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PCC No restrictions on dependence C 2,1 is the copula of F(u 1 |u 2 ) and F(u 3 |u 2 ). C 2,2 is the copula of F(u 2 |u 3 ) and F(u 4 |u 3 ). C 3,1 is the copula of F(u 1 |u 2,u 3 ) and F(u 4 |u 2,u 3 ).

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PCC ► The density corresponding to the figure is ► where

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PCC ► The d-dimensional density is given by ► where ► Note that there are two main types of PCCs. The density above corresponds to a D-vine. There is also a type denoted canonical vines.

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Parameter estimation ► The parameters of the PCC may be estimated by maximum likelihood. ► Since the density is explicitly given, the procedure is simpler than the one for the NACs. ► However, the likelihood must be numerically maximised, and parameter estimation becomes time consuming in higher dimensions.

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Simulation ► The simulation algorithm for the D-vine is straightforward and simple to implement. ► Like for the NACs, the conditional inversion method is used. ► However, to determine each of the conditional distribution functions involved, only the first partial derivative of a bivariate copula needs to be computed. ► Hence, the simulation procedure for the PCC is in general much simpler and faster than for the NACs.

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Comparison

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Flexibility When looking for appropriate data sets for the comparison of these structures, it turned out to be quite difficult to find real-world data sets satisfying this restriction.

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Computational efficiency Computational times (seconds) in R. Estimation and likelihood: 4-dimensional data set with 2065 observations. Simulation: 1000 observations

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Structure ► The multivariate distribution defined through a NAC will always by definition be an Archimedean copula and all bivariate margins will belong to a known parametric family. ► For the PCCs, neither the multivariate distribution nor the unspecified bivariate margins will belong to a known parametric family in general.

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Applications

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Applications ► Precipitation data ▪Parameter estimation ▪Goodness-of-fit ► Equity returns ▪Parameter estimation ▪Goodness-of-fit ▪Out-of-sample validation

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Precipitation data Four Norwegian weather stations Daily data from to observ. Convert precipitation vectors to uniform pseudo-observations before further modelling.

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Precipitation ► Kendall’s tau for pairs of variables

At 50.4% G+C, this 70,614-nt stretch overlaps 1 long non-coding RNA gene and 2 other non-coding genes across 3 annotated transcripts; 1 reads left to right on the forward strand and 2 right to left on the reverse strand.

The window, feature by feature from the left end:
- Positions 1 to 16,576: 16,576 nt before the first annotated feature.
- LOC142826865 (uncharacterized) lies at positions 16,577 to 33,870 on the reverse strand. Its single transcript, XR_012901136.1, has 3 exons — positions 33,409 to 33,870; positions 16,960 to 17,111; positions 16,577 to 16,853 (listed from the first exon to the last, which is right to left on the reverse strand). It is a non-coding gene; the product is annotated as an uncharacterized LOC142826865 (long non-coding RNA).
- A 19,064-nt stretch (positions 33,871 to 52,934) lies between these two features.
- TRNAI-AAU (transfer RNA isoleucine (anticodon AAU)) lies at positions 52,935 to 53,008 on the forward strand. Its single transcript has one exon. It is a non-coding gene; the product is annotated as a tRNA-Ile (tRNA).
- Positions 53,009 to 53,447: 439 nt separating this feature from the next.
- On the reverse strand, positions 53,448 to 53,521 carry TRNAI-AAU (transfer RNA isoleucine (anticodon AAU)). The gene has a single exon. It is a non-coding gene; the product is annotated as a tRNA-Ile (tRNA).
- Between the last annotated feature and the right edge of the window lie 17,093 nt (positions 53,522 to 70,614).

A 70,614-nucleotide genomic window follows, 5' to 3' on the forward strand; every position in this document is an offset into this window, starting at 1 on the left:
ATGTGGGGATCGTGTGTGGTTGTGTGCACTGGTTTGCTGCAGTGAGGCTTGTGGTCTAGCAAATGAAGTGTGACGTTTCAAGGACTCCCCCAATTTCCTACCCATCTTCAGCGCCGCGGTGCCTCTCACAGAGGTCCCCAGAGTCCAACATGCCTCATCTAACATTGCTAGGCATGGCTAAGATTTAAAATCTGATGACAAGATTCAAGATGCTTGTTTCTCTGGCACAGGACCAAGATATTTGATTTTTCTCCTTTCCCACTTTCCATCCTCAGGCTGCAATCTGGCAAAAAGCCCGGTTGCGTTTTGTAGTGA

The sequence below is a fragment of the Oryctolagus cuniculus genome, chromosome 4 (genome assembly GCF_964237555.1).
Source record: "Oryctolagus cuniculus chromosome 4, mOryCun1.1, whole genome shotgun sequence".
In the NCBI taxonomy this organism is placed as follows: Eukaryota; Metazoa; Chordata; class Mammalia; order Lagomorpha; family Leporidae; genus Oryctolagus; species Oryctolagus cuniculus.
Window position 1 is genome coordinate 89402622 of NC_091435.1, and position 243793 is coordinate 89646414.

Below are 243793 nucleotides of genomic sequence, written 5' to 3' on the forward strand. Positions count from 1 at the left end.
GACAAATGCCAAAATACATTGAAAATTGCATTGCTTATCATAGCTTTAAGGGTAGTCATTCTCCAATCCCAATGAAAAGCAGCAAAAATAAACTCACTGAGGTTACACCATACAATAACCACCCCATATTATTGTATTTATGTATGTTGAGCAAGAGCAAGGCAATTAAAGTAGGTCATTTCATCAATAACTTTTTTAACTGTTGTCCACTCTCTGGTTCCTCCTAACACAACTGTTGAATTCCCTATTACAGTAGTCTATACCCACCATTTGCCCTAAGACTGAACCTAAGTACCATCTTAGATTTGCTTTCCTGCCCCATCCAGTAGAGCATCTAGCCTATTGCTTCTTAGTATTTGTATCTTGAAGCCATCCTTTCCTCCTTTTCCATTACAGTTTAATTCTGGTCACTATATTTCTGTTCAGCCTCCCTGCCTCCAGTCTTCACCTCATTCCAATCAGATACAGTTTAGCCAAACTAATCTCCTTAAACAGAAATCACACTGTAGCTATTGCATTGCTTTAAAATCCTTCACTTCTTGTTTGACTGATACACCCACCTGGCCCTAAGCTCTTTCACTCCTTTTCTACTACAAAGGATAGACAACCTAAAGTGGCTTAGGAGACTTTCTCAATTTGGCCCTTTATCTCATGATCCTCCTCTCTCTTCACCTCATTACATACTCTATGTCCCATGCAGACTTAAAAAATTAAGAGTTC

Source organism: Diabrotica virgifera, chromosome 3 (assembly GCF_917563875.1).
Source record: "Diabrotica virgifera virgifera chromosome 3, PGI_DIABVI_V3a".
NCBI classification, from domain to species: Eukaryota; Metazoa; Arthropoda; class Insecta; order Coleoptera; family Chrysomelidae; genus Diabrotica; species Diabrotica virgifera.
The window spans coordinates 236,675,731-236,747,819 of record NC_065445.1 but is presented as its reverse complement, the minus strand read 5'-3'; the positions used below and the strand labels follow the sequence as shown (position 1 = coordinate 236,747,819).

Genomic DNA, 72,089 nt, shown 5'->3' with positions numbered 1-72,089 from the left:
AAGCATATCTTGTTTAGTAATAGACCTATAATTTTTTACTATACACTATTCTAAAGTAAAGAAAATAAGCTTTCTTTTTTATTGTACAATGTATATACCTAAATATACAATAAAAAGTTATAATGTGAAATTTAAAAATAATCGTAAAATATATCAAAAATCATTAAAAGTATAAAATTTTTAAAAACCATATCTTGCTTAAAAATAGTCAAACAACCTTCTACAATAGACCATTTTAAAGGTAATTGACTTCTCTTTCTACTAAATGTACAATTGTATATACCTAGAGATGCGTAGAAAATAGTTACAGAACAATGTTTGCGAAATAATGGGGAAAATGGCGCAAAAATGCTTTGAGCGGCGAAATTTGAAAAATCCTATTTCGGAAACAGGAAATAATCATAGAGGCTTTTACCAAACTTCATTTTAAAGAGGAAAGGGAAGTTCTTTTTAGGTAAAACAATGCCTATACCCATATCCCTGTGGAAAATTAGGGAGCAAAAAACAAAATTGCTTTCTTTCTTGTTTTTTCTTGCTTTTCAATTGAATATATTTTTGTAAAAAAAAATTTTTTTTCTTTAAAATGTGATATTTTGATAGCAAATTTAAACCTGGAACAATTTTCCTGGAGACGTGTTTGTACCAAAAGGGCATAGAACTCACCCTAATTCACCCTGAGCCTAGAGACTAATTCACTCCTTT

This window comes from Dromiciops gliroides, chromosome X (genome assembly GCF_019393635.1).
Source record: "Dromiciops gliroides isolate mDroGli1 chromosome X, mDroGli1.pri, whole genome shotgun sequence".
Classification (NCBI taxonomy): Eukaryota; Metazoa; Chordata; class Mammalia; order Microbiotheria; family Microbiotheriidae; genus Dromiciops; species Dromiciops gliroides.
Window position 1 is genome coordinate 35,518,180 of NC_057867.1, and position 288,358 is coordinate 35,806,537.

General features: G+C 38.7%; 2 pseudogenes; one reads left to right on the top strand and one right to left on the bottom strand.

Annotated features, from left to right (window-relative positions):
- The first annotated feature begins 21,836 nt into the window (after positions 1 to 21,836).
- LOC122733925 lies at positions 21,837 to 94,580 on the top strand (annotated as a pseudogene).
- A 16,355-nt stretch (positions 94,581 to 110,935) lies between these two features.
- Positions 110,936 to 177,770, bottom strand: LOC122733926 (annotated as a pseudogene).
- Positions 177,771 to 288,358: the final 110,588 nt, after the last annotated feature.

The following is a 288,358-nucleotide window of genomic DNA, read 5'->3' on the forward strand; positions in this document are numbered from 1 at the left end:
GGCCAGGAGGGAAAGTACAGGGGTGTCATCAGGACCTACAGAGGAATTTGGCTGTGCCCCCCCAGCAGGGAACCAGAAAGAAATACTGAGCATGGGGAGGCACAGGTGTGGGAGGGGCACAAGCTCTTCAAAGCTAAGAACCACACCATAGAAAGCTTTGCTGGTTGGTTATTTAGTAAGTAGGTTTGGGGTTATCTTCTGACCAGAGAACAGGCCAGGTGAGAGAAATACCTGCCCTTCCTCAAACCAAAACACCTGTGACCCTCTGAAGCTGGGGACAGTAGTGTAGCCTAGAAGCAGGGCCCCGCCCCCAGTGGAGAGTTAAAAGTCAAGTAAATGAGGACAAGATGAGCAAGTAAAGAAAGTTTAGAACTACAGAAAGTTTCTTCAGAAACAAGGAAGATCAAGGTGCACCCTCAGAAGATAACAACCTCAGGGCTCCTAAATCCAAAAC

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Precipitation data We use Gumbel-Hougaard copulae for all pairs. The copulae at level one in both constructions are those corresponding to the largest tail dependence coefficients. HNAC PCC We compare: We use Gumbel-Hougaard copulae for all pairs.

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Precipitation data The goodness-of-fit test suggested by Genest and Rémilliard (2005) and Genest et. al (2007) strongly rejects the HNAC (P-value is 0.000), while the PCC is not rejected (P-value is ).

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Equity returns Four stocks; two from oil sector and two from telecom. Daily data from to observ. Log-returns are processed through a GARCH-NIG-filter and converted to uniform pseudo-observations before further modelling.

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Equity returns ► Kendall’s tau for pairs of variables

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Equity returns HNAC PCC We compare: We use Gumbel- Hougaard for all pairs. We use the Student copula for all pairs. The copulae at level one in both constructions are those corresponding to the largest tail dependence coefficients.

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Equity returns HNAC PCC The goodness-of-fit test strongly rejects the HNAC (P-value is 0.000), while the PCC is not rejected (P-value is ). The P-value for a PCC with Gumbel copulae is

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Equity returns ► With increasing complexity of models, there is always the risk of overfitting the data. ► The examine whether this is the case for our equity example, we validate the GARCH-NIG-PCC model out-of-sample. ► We put together an equally-weighted portfolio of the four stocks. ► The estimated model is used to forecast 1-day VaR for each day in the period from to

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Equity returns 5% VaR 1% VaR 0.5% VaR We use the likelihood ratio statistic by Kupiec (1995) to compute the P-values PCC works well out of sample!

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Summary

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Summary ► The NACs have two important restrictions ▪The level of dependence must decrease with the level of nesting. ▪The involved copulae have to be Archimedean. ► The PCCs are in general more computationally efficient than the NACs both for simulation and parameter estimation. ► The NAC is strongly rejected for two different four- dimensional data sets (rain data and equity returns) while the PCC provides an appropriate fit. ► The PCC does not seem to overfit data.